“May you live in interesting times” is supposed to be an ancient Chinese curse, but I can’t find evidence that the saying is Chinese at all, much less that it’s ancient. One of the earliest reliable citations seems to be a 1950 short story by the British science-fiction author Eric Frank Russell, writing under the pen name Duncan H. Munro, who quotes the imprecation and then adds: “It isn’t a curse any more. It’s a blessing.”
The Washington Post
Thursday, November 27, 2008; Page A29
That’s the glass-half-full way of seeing this extraordinary moment. As we celebrate Thanksgiving and enter the holiday season, it feels as if our nation is at a cusp, a brink, a verge. It’s true that if things get much more “interesting,” we might have a collective nervous breakdown. But along with the anxiety, there’s also a sense of rare opportunity — a chance to emerge better than we were economically, politically and socially.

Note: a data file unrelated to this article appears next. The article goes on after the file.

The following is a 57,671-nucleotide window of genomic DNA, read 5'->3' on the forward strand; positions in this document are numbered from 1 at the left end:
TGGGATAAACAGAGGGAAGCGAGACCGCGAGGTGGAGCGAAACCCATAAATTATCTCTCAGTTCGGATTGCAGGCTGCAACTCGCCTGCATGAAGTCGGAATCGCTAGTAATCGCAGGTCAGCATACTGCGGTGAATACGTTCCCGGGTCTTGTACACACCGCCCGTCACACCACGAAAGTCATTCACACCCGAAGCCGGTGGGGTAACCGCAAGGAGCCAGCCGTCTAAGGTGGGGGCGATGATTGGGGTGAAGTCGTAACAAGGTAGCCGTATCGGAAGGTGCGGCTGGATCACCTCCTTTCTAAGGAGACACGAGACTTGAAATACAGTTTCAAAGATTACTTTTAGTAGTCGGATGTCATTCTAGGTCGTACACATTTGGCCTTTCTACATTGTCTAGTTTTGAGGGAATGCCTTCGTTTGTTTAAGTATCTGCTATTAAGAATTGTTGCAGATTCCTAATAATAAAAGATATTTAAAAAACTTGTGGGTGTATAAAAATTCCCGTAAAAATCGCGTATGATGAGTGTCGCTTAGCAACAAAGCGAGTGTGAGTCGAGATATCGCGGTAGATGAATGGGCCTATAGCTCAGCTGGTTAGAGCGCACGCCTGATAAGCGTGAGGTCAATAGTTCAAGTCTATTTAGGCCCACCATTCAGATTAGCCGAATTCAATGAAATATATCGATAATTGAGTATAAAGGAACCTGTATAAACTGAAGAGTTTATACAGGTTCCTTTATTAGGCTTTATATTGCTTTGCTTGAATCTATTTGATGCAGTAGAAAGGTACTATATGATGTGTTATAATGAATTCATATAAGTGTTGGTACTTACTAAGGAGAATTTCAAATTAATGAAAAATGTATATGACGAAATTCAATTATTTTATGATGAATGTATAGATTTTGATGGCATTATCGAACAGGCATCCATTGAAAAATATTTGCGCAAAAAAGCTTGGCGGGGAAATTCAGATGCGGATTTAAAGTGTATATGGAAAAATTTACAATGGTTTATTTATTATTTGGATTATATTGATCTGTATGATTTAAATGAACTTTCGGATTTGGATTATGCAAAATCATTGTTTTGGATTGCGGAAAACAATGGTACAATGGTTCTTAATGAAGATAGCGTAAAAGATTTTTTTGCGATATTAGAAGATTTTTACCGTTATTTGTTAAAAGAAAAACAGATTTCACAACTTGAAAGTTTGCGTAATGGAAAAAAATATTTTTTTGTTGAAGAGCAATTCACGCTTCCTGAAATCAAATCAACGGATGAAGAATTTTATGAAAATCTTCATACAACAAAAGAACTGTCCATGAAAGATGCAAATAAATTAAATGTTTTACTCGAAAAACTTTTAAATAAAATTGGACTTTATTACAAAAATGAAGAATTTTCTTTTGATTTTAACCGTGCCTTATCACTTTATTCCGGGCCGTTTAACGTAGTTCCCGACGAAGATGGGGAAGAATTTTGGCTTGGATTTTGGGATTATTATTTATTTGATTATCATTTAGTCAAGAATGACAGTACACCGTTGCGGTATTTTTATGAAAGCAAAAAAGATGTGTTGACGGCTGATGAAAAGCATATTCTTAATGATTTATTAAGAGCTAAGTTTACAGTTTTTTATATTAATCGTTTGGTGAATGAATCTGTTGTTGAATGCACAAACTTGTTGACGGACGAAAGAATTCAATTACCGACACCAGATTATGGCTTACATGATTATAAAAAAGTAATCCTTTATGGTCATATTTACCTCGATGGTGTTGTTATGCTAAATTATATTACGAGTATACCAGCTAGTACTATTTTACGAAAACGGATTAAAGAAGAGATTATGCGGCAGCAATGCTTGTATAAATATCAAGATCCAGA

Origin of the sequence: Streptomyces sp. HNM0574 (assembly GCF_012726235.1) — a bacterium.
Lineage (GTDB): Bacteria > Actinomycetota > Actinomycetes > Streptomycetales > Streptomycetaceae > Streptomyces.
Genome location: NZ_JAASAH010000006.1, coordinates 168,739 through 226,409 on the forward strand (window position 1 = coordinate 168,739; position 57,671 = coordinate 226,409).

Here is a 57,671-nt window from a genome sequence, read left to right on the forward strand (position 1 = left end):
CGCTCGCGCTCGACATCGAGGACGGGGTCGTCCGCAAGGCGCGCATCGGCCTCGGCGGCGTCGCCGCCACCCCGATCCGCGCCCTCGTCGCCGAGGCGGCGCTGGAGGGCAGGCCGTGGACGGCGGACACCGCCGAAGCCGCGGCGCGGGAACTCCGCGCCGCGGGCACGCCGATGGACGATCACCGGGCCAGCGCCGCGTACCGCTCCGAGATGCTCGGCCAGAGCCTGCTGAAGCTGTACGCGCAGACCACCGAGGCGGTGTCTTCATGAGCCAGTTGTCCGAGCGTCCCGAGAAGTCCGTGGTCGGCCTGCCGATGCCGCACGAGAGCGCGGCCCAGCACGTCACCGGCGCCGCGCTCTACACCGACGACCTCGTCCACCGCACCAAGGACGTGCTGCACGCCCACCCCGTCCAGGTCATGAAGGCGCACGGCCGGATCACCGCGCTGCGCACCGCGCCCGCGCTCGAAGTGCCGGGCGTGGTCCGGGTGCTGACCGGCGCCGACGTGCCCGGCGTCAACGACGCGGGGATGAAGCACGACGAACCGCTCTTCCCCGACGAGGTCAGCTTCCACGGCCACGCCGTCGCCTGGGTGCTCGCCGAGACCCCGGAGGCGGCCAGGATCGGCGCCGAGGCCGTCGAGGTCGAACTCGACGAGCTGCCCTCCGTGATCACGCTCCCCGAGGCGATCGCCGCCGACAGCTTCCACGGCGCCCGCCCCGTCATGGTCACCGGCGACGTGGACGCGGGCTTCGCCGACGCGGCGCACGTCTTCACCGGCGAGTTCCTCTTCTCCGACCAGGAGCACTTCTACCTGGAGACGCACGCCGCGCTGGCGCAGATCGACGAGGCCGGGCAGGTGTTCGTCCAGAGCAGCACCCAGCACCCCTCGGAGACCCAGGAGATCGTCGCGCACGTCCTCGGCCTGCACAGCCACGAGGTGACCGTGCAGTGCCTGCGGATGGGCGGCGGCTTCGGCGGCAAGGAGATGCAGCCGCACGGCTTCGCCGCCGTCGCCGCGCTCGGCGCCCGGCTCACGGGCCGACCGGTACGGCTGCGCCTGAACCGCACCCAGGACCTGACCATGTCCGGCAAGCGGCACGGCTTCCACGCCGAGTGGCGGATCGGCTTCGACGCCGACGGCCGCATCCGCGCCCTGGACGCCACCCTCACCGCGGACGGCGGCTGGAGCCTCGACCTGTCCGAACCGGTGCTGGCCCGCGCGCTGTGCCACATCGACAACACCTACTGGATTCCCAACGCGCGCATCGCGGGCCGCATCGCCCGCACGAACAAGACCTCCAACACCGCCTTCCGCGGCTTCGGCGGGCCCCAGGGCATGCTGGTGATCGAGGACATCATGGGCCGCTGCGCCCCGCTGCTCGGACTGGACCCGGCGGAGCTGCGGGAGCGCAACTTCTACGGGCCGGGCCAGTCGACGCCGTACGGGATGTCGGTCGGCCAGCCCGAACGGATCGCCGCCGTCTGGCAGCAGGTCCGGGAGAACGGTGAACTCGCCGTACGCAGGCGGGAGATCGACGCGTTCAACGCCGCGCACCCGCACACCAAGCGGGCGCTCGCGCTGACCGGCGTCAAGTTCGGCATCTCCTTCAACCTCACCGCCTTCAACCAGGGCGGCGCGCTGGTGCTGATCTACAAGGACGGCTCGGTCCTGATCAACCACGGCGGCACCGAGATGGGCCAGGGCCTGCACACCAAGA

Easy for you to say, many people would respond, and they’d have a point. I’ve been as mesmerized and freaked out as anyone watching the stock market lose nearly half its value, then recover some ground, then oscillate so wildly that a 200-point gain or loss in the Dow is the new definition of a slow day. I’ve lost money (not that I had that much in the first place), but I haven’t been wiped out the way some people have. I don’t have an adjustable-rate mortgage or a house that’s “underwater.” My employer is still in business.